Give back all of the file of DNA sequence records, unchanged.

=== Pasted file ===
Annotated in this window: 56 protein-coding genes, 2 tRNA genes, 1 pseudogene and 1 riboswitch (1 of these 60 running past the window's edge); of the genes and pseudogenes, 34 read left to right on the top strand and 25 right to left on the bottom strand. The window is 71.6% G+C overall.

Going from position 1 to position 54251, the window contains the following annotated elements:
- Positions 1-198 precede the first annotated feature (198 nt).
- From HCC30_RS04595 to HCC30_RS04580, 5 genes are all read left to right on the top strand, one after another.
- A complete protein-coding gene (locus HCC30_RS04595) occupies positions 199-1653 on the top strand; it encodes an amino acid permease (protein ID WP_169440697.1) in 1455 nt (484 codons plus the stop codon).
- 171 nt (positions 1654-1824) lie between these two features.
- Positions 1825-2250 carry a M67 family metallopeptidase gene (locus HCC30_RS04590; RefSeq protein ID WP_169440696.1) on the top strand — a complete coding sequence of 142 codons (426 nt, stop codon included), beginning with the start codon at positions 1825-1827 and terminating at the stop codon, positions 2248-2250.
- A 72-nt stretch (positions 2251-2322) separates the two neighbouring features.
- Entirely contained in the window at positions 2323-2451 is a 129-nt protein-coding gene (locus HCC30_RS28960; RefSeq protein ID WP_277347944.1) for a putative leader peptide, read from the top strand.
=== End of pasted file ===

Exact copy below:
Annotated in this window: 56 protein-coding genes, 2 tRNA genes, 1 pseudogene and 1 riboswitch (1 of these 60 running past the window's edge); of the genes and pseudogenes, 34 read left to right on the top strand and 25 right to left on the bottom strand. The window is 71.6% G+C overall.

Going from position 1 to position 54251, the window contains the following annotated elements:
- Positions 1-198 precede the first annotated feature (198 nt).
- From HCC30_RS04595 to HCC30_RS04580, 5 genes are all read left to right on the top strand, one after another.
- A complete protein-coding gene (locus HCC30_RS04595) occupies positions 199-1653 on the top strand; it encodes an amino acid permease (protein ID WP_169440697.1) in 1455 nt (484 codons plus the stop codon).
- 171 nt (positions 1654-1824) lie between these two features.
- Positions 1825-2250 carry a M67 family metallopeptidase gene (locus HCC30_RS04590; RefSeq protein ID WP_169440696.1) on the top strand — a complete coding sequence of 142 codons (426 nt, stop codon included), beginning with the start codon at positions 1825-1827 and terminating at the stop codon, positions 2248-2250.
- A 72-nt stretch (positions 2251-2322) separates the two neighbouring features.
- Entirely contained in the window at positions 2323-2451 is a 129-nt protein-coding gene (locus HCC30_RS28960; RefSeq protein ID WP_277347944.1) for a putative leader peptide, read from the top strand.